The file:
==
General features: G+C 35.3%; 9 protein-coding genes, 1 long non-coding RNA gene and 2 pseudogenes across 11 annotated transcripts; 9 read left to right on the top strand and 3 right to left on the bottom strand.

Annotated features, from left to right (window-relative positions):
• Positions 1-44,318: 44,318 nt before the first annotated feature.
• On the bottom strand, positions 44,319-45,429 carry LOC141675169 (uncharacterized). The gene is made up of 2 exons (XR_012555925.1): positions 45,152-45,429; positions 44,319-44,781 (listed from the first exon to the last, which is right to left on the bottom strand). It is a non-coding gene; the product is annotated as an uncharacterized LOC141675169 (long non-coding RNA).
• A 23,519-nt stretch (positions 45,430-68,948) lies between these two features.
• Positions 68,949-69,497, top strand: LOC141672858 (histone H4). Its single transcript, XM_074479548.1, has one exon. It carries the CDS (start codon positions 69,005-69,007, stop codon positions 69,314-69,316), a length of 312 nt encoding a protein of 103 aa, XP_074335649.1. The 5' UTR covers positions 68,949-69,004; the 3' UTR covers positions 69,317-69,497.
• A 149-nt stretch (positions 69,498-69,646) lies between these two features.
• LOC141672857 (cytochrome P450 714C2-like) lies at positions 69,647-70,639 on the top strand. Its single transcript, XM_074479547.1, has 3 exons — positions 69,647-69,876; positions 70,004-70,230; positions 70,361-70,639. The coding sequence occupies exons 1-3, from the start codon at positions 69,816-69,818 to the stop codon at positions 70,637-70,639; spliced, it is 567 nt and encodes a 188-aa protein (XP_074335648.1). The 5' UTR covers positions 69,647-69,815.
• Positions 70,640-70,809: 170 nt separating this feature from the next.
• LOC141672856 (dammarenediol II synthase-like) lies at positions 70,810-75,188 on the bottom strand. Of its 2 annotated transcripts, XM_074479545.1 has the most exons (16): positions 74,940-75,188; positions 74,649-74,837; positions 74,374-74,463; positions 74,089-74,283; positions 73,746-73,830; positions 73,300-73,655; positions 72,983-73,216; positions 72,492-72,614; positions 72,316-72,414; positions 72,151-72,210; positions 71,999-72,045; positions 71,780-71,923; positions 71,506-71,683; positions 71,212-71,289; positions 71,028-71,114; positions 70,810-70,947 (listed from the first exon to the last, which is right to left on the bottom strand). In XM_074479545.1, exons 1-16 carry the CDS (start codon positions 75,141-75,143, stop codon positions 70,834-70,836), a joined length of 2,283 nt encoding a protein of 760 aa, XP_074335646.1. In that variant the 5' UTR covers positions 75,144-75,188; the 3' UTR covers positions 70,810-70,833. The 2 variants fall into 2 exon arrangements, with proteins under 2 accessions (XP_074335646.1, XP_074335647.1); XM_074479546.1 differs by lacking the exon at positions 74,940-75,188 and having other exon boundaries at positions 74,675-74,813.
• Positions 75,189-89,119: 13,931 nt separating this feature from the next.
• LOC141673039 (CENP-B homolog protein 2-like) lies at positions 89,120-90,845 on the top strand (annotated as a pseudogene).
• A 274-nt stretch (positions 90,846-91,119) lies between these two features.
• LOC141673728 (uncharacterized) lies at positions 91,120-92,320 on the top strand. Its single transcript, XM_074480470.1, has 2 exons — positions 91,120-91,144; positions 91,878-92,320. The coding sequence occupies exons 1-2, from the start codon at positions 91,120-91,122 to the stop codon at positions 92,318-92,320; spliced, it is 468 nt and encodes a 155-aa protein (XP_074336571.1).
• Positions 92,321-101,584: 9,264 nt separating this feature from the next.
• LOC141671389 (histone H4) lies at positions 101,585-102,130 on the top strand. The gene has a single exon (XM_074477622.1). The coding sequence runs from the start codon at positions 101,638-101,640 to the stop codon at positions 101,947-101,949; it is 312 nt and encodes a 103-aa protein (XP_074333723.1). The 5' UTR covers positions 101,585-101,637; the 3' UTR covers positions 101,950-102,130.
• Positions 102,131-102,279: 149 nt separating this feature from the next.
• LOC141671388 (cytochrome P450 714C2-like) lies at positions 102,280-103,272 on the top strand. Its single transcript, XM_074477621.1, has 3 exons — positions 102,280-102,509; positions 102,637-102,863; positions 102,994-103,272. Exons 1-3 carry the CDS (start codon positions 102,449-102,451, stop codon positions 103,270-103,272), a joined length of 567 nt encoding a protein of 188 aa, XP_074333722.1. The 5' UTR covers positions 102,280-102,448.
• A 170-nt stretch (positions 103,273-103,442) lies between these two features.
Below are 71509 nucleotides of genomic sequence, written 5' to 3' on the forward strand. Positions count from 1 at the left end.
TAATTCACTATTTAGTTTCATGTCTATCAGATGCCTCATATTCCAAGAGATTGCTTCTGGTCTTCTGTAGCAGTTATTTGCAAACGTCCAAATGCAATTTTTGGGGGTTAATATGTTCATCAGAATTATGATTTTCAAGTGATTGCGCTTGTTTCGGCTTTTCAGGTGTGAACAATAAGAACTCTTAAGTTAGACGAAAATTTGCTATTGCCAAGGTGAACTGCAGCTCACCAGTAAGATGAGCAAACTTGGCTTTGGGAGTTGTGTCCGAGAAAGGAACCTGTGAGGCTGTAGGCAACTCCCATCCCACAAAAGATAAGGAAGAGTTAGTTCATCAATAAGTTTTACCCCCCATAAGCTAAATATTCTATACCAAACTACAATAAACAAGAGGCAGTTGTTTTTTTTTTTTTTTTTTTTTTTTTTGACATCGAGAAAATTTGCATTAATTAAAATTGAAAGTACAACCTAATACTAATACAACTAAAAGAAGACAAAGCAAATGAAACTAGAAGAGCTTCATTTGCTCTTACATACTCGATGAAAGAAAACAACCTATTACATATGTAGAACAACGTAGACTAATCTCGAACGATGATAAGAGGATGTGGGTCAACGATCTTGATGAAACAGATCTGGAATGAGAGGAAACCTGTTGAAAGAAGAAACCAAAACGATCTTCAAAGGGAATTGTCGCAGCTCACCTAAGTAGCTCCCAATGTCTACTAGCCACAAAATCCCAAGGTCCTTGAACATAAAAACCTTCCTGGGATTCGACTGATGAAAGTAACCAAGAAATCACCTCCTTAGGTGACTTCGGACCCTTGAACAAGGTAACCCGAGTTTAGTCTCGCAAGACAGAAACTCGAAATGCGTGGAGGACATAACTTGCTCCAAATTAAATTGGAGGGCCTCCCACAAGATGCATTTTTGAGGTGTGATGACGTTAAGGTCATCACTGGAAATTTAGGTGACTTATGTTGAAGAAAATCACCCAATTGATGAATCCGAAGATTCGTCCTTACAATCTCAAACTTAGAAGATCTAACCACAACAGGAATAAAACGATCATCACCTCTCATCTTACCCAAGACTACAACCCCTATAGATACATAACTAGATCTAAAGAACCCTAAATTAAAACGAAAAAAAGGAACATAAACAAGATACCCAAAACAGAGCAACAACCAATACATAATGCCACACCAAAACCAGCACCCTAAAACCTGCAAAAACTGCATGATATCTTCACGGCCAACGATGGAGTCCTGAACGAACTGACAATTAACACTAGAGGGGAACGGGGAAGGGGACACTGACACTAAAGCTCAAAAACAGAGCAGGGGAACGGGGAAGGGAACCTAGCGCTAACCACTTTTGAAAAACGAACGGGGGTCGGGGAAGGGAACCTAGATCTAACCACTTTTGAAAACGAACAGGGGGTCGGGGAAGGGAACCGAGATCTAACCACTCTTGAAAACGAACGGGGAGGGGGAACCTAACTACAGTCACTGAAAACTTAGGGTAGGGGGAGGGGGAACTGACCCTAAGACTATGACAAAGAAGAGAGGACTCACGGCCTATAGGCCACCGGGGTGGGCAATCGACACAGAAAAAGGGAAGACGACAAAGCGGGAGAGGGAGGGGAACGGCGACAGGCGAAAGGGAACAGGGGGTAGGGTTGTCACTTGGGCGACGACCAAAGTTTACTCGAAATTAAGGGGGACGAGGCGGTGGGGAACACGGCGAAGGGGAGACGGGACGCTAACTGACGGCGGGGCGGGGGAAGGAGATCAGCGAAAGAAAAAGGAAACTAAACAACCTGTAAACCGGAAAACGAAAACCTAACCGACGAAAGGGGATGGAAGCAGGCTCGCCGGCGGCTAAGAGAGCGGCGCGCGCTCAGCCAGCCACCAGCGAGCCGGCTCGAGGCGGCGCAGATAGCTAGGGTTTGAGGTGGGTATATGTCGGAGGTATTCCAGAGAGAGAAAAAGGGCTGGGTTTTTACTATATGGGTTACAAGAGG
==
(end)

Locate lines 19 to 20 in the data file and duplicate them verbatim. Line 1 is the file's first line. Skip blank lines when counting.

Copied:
• A 170-nt stretch (positions 103,273-103,442) lies between these two features.
Below are 71509 nucleotides of genomic sequence, written 5' to 3' on the forward strand. Positions count from 1 at the left end.